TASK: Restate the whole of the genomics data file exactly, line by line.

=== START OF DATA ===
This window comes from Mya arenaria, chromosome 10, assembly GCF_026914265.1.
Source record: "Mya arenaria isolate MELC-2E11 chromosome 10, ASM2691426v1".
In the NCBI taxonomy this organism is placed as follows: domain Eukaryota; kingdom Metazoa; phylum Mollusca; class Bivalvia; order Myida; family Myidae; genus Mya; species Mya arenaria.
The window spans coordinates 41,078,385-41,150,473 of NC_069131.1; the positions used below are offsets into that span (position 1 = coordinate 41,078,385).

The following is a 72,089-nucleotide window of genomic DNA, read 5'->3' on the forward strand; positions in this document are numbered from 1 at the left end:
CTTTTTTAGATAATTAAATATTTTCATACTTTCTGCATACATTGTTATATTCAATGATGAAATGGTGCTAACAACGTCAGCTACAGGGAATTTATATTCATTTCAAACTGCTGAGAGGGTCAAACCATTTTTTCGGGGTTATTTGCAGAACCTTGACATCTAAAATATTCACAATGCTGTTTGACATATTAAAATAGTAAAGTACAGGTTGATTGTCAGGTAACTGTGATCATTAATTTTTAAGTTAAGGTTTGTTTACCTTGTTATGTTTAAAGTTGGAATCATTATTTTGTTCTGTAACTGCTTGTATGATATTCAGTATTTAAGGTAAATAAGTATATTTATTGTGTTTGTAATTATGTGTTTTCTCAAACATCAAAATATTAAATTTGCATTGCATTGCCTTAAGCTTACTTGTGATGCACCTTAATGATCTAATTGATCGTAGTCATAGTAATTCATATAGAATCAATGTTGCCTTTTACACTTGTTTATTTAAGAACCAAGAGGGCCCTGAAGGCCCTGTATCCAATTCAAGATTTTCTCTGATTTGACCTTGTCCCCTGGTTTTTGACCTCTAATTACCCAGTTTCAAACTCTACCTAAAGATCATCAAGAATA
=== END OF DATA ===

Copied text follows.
This window comes from Mya arenaria, chromosome 10, assembly GCF_026914265.1.
Source record: "Mya arenaria isolate MELC-2E11 chromosome 10, ASM2691426v1".
In the NCBI taxonomy this organism is placed as follows: domain Eukaryota; kingdom Metazoa; phylum Mollusca; class Bivalvia; order Myida; family Myidae; genus Mya; species Mya arenaria.
The window spans coordinates 41,078,385-41,150,473 of NC_069131.1; the positions used below are offsets into that span (position 1 = coordinate 41,078,385).

The following is a 72,089-nucleotide window of genomic DNA, read 5'->3' on the forward strand; positions in this document are numbered from 1 at the left end:
CTTTTTTAGATAATTAAATATTTTCATACTTTCTGCATACATTGTTATATTCAATGATGAAATGGTGCTAACAACGTCAGCTACAGGGAATTTATATTCATTTCAAACTGCTGAGAGGGTCAAACCATTTTTTCGGGGTTATTTGCAGAACCTTGACATCTAAAATATTCACAATGCTGTTTGACATATTAAAATAGTAAAGTACAGGTTGATTGTCAGGTAACTGTGATCATTAATTTTTAAGTTAAGGTTTGTTTACCTTGTTATGTTTAAAGTTGGAATCATTATTTTGTTCTGTAACTGCTTGTATGATATTCAGTATTTAAGGTAAATAAGTATATTTATTGTGTTTGTAATTATGTGTTTTCTCAAACATCAAAATATTAAATTTGCATTGCATTGCCTTAAGCTTACTTGTGATGCACCTTAATGATCTAATTGATCGTAGTCATAGTAATTCATATAGAATCAATGTTGCCTTTTACACTTGTTTATTTAAGAACCAAGAGGGCCCTGAAGGCCCTGTATCCAATTCAAGATTTTCTCTGATTTGACCTTGTCCCCTGGTTTTTGACCTCTAATTACCCAGTTTCAAACTCTACCTAAAGATCATCAAGAATA